In terms of quality, if you can afford the extra expense of buying grass-fed beef, wild-caught fish or free-range poultry (including eggs) you’re choosing a higher-quality protein source that contains less in the way of hormones and antibiotics (as compared to factory-farmed animals). 

Complete animal proteins to consider:

  • Meat
  • Poultry
  • Eggs
  • Dairy: Milk, Cheese or Greek Yogurt
  • Fish

Plant-Based Protein Sources

Going vegan once held a certain hippie stigma now it’s been re-packaged like acid-wash jeans, and given new life. Vegan diets, also called plant-based diets, is an increasingly popular emerging choice for athletes. It may seem impossible to thrive on plants, but with a little research, it’s a great way to increase your athletic performance.

However, getting adequate protein from a plant-based diet isn’t as simple as eating some turkey breast, you’re going to need to do some protein pairing to ensure you get all the amino acids your body needs. Fortunately, not every meal needs to contain all the amino acids. If you’ve considered jumping on the plant-based bandwagon, read up on how to power your body with plants by getting a copy of our BodyRock Plant-Based Vegan Guide.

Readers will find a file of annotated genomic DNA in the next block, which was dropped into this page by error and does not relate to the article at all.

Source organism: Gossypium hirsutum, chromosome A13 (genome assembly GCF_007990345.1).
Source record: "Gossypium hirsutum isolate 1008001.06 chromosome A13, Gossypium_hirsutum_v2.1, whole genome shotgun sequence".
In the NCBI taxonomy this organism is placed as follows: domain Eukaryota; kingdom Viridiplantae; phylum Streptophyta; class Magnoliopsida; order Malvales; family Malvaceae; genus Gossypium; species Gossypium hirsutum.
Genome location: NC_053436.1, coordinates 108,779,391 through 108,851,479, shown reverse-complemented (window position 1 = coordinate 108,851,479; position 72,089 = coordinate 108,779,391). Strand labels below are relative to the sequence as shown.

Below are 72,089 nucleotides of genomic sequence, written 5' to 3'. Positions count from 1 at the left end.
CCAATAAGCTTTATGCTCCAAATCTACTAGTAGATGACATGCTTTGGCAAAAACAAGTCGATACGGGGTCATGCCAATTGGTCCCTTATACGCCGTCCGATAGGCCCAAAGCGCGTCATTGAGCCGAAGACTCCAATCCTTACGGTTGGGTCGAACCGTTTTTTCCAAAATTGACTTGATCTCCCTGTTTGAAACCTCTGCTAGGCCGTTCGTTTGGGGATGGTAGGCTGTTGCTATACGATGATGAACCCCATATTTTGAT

Complete plant-based proteins and pairings:

  • Quinoa
  • Buckwheat
  • Tempeh or soy (tofu or soybeans)
  • Pumpkin seeds
  • Rice and beans
  • Lentils and legumes
  • Chia seeds
  • Ezekial bread (combo of wheat, spelt, barley, beans, lentils and millet)
  • Seitan (for those not sensitive to wheat)
  • Hummus and whole-wheat toast, pita or quality bread
  • Nut-butter 

Learn more: Plant-Based vs. Animal Protein.

Protein Requirements By Age


Protein requirements change as you age, going from supporting your growth to preservation. Additionally, it isn’t just how much protein you should eat; it’s also about the kinds of protein you should be consuming—as we said before, protein sources aren’t created equally.

So how much protein do you need by age? Let's find out.


You’ve got youth on your side, so you can eat a diverse range of protein sources, both animal and plant-based, as your body needs it to support proper overall growth and reproduction. This is the time in your life when you can chow down on animal protein, but try your best to eat quality meats, limit processed or fast foods and don’t overdo it. You can hit your daily protein allotment without polishing off a box of chicken fingers (not great calories). Too much protein is still too many calories and will convert to body fat.